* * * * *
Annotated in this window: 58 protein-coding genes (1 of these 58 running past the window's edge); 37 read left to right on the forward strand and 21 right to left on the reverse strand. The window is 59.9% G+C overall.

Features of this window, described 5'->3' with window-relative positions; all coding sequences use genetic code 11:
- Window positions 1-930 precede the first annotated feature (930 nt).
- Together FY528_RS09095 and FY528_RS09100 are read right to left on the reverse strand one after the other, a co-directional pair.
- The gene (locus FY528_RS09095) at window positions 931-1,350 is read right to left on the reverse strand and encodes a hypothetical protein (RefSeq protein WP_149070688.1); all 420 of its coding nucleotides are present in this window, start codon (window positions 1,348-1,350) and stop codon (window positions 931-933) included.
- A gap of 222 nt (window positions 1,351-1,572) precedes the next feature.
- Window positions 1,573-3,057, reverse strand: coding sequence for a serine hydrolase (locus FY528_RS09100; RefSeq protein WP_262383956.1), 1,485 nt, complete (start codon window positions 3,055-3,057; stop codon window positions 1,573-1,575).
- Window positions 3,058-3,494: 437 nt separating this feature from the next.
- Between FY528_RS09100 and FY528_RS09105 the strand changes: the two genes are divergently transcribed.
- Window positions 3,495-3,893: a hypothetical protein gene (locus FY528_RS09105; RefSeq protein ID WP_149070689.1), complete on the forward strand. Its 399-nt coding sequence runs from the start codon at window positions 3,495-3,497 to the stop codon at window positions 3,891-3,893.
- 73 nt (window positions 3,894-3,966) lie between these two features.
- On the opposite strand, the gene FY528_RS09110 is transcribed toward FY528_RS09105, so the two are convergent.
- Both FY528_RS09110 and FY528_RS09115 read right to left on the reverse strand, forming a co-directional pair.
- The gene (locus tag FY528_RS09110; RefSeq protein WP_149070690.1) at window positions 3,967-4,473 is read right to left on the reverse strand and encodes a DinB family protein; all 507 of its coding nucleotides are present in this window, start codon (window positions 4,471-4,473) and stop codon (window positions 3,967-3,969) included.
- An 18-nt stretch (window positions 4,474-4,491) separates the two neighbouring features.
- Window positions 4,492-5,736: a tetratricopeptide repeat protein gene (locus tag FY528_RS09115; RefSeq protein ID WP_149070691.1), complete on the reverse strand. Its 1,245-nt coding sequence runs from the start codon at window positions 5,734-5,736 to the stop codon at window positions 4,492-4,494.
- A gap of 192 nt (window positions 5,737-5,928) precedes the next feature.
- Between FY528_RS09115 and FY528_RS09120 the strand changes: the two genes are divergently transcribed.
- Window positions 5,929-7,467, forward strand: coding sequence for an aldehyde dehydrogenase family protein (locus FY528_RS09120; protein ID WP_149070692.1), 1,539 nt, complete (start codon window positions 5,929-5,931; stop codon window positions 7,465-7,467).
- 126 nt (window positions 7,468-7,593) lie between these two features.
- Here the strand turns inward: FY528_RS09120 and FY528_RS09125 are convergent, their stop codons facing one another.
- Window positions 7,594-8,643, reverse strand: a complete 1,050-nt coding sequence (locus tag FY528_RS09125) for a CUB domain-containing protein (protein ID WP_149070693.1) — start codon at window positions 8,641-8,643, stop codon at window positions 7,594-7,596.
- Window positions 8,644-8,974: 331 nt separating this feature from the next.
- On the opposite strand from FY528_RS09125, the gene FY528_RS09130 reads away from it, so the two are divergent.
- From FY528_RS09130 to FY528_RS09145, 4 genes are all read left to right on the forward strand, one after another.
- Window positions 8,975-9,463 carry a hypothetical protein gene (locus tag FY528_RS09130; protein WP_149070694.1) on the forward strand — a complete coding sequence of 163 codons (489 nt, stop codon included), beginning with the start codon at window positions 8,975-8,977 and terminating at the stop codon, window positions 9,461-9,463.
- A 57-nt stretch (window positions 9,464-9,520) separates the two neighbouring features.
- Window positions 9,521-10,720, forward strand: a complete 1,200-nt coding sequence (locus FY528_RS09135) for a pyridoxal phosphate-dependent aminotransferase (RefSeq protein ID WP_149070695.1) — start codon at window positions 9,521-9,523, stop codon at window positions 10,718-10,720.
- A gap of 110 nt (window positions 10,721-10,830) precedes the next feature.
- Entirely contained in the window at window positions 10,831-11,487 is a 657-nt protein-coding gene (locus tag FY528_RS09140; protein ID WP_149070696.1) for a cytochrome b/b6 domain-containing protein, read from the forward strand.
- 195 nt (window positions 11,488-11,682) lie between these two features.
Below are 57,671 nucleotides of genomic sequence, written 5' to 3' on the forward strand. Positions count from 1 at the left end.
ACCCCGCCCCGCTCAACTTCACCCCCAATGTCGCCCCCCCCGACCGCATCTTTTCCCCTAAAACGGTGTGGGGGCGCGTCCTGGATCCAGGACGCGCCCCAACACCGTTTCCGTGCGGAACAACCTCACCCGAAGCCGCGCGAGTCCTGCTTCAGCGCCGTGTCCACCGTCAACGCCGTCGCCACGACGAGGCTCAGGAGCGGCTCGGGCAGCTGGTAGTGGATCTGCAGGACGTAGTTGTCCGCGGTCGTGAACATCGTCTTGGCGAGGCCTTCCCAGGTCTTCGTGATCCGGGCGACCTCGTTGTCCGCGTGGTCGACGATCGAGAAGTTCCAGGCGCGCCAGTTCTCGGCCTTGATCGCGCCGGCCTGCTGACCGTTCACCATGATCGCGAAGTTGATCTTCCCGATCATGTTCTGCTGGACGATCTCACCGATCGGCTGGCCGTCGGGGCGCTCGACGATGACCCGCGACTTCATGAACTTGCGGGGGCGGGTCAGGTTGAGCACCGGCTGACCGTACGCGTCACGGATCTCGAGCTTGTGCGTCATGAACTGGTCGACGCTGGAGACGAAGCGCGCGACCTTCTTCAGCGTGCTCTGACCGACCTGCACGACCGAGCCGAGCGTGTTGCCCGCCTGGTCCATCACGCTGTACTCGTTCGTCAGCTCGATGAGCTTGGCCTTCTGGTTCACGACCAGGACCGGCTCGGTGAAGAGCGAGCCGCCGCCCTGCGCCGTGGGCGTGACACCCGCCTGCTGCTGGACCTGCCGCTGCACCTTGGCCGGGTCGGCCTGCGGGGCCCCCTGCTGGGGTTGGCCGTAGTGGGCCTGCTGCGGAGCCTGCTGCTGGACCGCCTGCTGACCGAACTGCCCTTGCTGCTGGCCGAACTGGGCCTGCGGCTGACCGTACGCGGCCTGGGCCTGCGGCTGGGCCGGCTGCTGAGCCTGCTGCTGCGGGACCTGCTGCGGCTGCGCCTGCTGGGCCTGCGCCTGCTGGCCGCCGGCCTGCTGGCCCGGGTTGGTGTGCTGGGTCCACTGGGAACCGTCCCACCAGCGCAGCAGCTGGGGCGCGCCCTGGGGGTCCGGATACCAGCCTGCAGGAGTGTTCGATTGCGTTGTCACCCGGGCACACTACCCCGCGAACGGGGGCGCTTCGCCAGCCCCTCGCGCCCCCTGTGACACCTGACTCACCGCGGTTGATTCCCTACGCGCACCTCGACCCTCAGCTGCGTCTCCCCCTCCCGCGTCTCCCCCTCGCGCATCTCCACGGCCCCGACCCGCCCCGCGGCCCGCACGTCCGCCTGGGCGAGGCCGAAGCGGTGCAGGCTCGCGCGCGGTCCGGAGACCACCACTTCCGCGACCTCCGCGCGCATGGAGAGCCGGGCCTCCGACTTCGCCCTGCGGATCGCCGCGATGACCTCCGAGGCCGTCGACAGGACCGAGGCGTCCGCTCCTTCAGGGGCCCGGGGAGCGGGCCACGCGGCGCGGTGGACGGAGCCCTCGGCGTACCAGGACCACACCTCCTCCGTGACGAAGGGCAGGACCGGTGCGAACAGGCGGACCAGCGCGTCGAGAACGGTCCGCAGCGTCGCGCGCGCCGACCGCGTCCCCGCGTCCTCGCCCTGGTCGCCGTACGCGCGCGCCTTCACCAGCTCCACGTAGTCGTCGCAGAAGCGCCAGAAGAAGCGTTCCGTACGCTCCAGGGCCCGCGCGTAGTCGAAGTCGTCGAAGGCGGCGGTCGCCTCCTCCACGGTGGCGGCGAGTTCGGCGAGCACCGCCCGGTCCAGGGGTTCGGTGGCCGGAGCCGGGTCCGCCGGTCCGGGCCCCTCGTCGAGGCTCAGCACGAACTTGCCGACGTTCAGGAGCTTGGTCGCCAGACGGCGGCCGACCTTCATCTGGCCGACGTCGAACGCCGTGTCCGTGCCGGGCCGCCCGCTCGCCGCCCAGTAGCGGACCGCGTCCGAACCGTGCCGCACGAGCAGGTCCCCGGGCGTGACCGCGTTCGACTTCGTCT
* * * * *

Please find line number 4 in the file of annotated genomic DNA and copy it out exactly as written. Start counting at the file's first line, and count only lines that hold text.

- Together FY528_RS09095 and FY528_RS09100 are read right to left on the reverse strand one after the other, a co-directional pair.